My mother died last summer one month after being diagnosed with an ugly stomach cancer. The oncologist she saw only once handled the discussion of options masterfully. My mom chose no further explorations, no treatment beyond pain control, and spent her last month at home, with hospice care and with up to 15 helping family members by her side much of the time. It was one of the rare “good, quiet” deaths – especially in the face of a sudden, ugly diagnosis.
The Los Angeles Times reports, “Quiet deaths don’t come easy,” about “A study (that) finds that Medicare patients near death are increasingly choosing hospice or palliative care over heroic measures in their last days but that many go through futile hospitalizations and treatments first.” Excerpt:
During the decade studied, the proportion of patients who spent part of their last month in an intensive care unit grew from 24% to 29%, and the percentage who were hooked to a ventilator rose from 8% to 9%. Among dying patients, the median number of disruptive moves for example, from nursing home to hospital, from hospital to hospice, from rehabilitation facility to home grew from 2.1 to 3.1. Among those who spent their final days in a hospice program, 28% were there for under four days.
“I suspect this is not what patients want,” said Dr. Joan Teno, a palliative care physician and professor of health services policy and practice at Brown University, who led the study.
In surveys, almost 9 in 10 Americans say that when the end is near, they would prefer to die at home, with medical care that maximizes their comfort and minimizes the pain and turmoil of treatments aimed at extending, not saving, their lives.
Those evolving views have helped drive a surge in U.S. hospice programs from 2,300 to 3,500 during the 10 years of the study. It also fueled the growth of hospital-based palliative care that places more emphasis on maximizing the quality rather than the quantity of patients’ remaining days; the number of such programs doubled during the same period and is now available in 63% of American hospitals.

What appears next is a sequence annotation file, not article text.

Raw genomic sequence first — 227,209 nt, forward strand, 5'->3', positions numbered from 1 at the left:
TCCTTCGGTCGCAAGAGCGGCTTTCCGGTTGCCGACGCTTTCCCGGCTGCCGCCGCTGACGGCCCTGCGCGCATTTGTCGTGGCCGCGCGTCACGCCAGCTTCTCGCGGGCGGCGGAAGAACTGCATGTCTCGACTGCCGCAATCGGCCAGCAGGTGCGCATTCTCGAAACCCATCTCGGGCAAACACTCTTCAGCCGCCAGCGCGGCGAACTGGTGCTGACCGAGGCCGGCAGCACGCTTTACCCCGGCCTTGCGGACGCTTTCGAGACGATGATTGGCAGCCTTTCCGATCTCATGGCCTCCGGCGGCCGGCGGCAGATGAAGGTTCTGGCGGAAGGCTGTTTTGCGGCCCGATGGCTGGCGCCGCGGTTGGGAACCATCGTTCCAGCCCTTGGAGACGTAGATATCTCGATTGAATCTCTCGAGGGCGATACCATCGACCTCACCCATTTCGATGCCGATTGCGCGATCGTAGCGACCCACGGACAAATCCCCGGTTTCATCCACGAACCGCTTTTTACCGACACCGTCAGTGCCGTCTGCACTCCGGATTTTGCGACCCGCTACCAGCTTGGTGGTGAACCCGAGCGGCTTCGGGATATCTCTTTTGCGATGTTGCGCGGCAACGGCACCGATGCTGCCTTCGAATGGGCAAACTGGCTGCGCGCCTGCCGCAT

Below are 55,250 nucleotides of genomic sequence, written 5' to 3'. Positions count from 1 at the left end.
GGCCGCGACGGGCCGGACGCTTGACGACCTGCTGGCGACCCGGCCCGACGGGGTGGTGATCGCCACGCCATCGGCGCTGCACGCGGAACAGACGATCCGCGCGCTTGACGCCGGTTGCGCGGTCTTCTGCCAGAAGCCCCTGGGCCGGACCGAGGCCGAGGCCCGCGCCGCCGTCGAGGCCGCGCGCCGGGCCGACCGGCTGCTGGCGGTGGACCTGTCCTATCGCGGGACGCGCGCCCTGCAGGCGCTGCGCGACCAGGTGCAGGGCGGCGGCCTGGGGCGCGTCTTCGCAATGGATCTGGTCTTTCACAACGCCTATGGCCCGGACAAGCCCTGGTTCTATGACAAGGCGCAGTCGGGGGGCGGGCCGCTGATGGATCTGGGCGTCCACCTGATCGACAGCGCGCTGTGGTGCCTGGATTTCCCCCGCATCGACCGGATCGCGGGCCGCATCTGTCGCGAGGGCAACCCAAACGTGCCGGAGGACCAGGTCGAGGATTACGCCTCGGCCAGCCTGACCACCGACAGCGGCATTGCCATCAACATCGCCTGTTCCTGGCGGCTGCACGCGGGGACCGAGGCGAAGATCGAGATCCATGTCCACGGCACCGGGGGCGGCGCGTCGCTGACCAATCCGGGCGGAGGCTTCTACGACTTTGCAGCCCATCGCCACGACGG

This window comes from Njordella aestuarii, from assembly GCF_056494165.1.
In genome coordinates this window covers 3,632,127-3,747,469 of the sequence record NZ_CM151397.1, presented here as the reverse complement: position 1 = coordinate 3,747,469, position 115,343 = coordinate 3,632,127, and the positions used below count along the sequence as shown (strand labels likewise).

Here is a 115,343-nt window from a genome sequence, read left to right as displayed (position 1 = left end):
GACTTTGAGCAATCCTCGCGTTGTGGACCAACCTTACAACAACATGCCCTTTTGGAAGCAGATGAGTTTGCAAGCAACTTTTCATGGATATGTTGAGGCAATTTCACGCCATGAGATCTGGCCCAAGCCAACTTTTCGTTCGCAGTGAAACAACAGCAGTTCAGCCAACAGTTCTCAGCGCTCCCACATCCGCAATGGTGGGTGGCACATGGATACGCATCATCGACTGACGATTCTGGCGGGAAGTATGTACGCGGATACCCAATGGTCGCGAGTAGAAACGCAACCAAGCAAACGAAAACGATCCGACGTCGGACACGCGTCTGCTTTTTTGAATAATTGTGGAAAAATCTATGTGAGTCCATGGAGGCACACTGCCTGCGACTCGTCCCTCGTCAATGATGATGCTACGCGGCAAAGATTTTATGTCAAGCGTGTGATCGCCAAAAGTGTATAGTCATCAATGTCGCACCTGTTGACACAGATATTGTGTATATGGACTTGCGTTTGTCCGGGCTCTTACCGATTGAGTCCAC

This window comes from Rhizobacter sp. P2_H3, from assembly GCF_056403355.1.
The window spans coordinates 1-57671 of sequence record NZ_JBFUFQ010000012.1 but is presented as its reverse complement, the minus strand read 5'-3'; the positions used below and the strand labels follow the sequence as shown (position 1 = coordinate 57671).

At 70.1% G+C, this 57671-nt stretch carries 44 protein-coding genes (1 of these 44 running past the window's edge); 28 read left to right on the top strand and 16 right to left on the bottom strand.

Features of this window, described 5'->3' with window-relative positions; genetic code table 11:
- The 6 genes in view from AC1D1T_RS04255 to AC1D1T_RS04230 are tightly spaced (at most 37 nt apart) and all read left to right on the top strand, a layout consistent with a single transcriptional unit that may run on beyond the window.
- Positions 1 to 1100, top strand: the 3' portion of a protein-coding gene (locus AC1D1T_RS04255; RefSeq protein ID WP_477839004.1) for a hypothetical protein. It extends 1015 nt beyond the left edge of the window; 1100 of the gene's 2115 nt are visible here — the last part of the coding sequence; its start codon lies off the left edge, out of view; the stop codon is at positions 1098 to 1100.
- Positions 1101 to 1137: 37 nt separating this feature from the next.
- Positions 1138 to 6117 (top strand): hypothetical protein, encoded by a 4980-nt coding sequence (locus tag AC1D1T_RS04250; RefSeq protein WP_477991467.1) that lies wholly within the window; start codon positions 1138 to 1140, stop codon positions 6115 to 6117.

But the latest research suggests that patients’ wishes may not be getting through to the family members and physicians who help guide patients’ end-of-life journeys. As a result, their final days are far from what most would consider ideal.
“There’s almost always, in every medical circumstance, one more thing we can try,” said Dr. Julie Bynum, a gerontologist at Dartmouth’s Geisel School of Medicine and coauthor of the study. “It’s hard for a doctor to say, ‘I have one more thing I can do, but it’s not a good thing.'”
The time to begin the conversation with family members and doctors about end-of-life care is well before the final crisis begins, she said. If a patient’s wish to avoid aggressive treatment is clear, “you need to prevent him from getting into that cycle of acute care,” she added, “because once they get into the hospital, it’s really hard to get them out.”
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